I took this picture from above, standing on the western most dome, looking down through the roof framing into the area that will become the greenhouse. That door looking thing is actually just a window. That’s the door frame beside it to the left.

The bottle wall to the right will be finished up to the roof, insulated with more Styrofoam and then covered with the berm.

Next we’re looking down the length of the greenhouse. The greenhouse will eventually have an EPDM liner put in to contain the planters along the windows.

Here is a picture of the front/south face. If you’ve been following me for a while, you might recall we first visited Dash and Y.P. last October.

So, what were we working on yesterday, you may be asking? Remember those big gaps between the domes you saw in the earlier pictures above? We were filling them. Dash worked the tractor and dumped load after load of dirt over the retaining wall and I shoveled it into place, tamping it as we went along. We managed to fill in the first two trenches completely before lunch.

In the afternoon we worked on filling the gap between the two central (and largest) domes. There was a bit of a delay in getting to that stage though, as Dash had to build a dirt ramp up the outside of the wall so he could get the bucket of the tracker over the lip. Once that was completed, we were back to filling in the berm.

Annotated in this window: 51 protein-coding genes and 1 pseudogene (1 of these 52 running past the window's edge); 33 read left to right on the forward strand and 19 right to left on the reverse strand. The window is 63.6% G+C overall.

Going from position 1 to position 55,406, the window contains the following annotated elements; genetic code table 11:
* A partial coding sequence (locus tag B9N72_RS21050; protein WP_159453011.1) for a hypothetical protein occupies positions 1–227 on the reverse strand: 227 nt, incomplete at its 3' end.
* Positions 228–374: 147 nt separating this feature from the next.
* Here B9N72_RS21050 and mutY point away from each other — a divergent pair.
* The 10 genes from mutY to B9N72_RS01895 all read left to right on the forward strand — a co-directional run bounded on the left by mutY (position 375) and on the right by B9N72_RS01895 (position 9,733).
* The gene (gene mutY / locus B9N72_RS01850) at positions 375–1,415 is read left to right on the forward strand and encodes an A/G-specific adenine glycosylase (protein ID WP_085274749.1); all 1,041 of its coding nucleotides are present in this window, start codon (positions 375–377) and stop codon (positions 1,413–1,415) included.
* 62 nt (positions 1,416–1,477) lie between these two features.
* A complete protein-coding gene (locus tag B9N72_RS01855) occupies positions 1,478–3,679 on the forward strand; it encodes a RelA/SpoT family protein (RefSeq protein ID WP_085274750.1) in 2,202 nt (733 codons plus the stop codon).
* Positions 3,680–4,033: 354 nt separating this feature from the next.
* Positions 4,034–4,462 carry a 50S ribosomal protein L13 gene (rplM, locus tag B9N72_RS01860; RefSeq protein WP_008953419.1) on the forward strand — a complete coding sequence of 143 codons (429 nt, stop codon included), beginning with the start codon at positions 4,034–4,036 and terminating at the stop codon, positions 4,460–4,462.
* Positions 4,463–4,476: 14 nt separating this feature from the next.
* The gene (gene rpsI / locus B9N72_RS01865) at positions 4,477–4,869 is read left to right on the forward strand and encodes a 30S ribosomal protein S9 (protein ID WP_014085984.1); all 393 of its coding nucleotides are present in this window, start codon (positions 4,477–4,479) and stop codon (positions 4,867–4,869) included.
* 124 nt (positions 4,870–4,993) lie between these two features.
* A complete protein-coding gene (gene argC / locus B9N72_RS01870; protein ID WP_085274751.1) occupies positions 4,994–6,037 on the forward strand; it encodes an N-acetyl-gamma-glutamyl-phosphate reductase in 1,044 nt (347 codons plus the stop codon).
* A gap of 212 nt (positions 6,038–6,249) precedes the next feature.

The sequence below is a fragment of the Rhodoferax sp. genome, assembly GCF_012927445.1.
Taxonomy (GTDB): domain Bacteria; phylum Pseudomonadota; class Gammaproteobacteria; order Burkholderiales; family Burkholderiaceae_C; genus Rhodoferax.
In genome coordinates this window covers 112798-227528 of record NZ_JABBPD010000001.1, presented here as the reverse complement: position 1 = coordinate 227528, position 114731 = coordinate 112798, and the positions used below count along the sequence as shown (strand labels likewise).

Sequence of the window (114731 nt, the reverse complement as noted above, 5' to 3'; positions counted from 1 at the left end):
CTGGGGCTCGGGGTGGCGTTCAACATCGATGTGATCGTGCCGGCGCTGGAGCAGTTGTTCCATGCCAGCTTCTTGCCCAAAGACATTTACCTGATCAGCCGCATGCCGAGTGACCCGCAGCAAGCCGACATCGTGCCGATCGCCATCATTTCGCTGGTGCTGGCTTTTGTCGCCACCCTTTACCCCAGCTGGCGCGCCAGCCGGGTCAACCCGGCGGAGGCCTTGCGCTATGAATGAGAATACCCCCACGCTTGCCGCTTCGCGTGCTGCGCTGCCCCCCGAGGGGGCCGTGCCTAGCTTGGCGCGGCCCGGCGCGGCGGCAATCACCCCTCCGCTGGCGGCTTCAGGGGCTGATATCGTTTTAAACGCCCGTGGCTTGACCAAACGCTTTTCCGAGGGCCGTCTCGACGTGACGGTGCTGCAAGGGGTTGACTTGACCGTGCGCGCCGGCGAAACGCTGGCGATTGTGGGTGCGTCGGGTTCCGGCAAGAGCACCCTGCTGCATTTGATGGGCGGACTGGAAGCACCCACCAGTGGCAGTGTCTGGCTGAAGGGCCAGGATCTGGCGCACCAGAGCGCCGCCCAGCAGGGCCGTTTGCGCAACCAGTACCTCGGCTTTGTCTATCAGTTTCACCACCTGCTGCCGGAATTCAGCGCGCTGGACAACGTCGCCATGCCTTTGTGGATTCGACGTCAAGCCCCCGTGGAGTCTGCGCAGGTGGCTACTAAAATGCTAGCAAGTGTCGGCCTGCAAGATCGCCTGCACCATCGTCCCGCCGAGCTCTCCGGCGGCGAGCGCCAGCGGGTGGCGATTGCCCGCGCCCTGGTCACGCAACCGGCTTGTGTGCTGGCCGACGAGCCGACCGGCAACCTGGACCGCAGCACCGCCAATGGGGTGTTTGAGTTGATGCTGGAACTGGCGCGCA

When you first begin, the gap is quite narrow and you’re thinking, “okay, this is going well”. Then you realized that the gap just keeps getting wider and wider as it goes up, needing more and more dirt.

We weren’t able to get it finished by the end of the day, unfortunately. This is as far as we got.

I don’t think we would have been able to fill it completely, even if we had kept going as we were running low on dirt by that point. Still, a pretty decent day’s progress for two people. Yeah, it was a full day of physical labour, but I knew that when I volunteered and I’m not afraid to break a sweat. Yes, you can get expensive machines to do the job quicker and faster, but you really need to pick and choose those carefully, or your costs just start running away.

Besides, I’ve worked with the Earthship Biotecture crew and they are no strangers to physical labour.